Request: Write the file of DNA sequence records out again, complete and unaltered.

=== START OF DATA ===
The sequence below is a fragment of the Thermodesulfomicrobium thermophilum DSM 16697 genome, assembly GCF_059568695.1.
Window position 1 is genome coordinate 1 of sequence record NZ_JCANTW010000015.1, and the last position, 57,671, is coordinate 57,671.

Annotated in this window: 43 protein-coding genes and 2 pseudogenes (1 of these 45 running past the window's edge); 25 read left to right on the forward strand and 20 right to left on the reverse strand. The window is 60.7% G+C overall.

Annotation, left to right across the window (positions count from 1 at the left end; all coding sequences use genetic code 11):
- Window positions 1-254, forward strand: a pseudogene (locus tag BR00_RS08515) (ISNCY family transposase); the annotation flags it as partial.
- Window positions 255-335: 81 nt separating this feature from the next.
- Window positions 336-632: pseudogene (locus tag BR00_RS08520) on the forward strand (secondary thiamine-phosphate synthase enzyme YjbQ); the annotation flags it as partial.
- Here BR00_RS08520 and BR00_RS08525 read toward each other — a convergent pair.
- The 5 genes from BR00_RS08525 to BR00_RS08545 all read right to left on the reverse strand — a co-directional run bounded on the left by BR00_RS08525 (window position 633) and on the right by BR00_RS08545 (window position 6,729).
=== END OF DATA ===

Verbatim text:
The sequence below is a fragment of the Thermodesulfomicrobium thermophilum DSM 16697 genome, assembly GCF_059568695.1.
Window position 1 is genome coordinate 1 of sequence record NZ_JCANTW010000015.1, and the last position, 57,671, is coordinate 57,671.

Annotated in this window: 43 protein-coding genes and 2 pseudogenes (1 of these 45 running past the window's edge); 25 read left to right on the forward strand and 20 right to left on the reverse strand. The window is 60.7% G+C overall.

Annotation, left to right across the window (positions count from 1 at the left end; all coding sequences use genetic code 11):
- Window positions 1-254, forward strand: a pseudogene (locus tag BR00_RS08515) (ISNCY family transposase); the annotation flags it as partial.
- Window positions 255-335: 81 nt separating this feature from the next.
- Window positions 336-632: pseudogene (locus tag BR00_RS08520) on the forward strand (secondary thiamine-phosphate synthase enzyme YjbQ); the annotation flags it as partial.
- Here BR00_RS08520 and BR00_RS08525 read toward each other — a convergent pair.
- The 5 genes from BR00_RS08525 to BR00_RS08545 all read right to left on the reverse strand — a co-directional run bounded on the left by BR00_RS08525 (window position 633) and on the right by BR00_RS08545 (window position 6,729).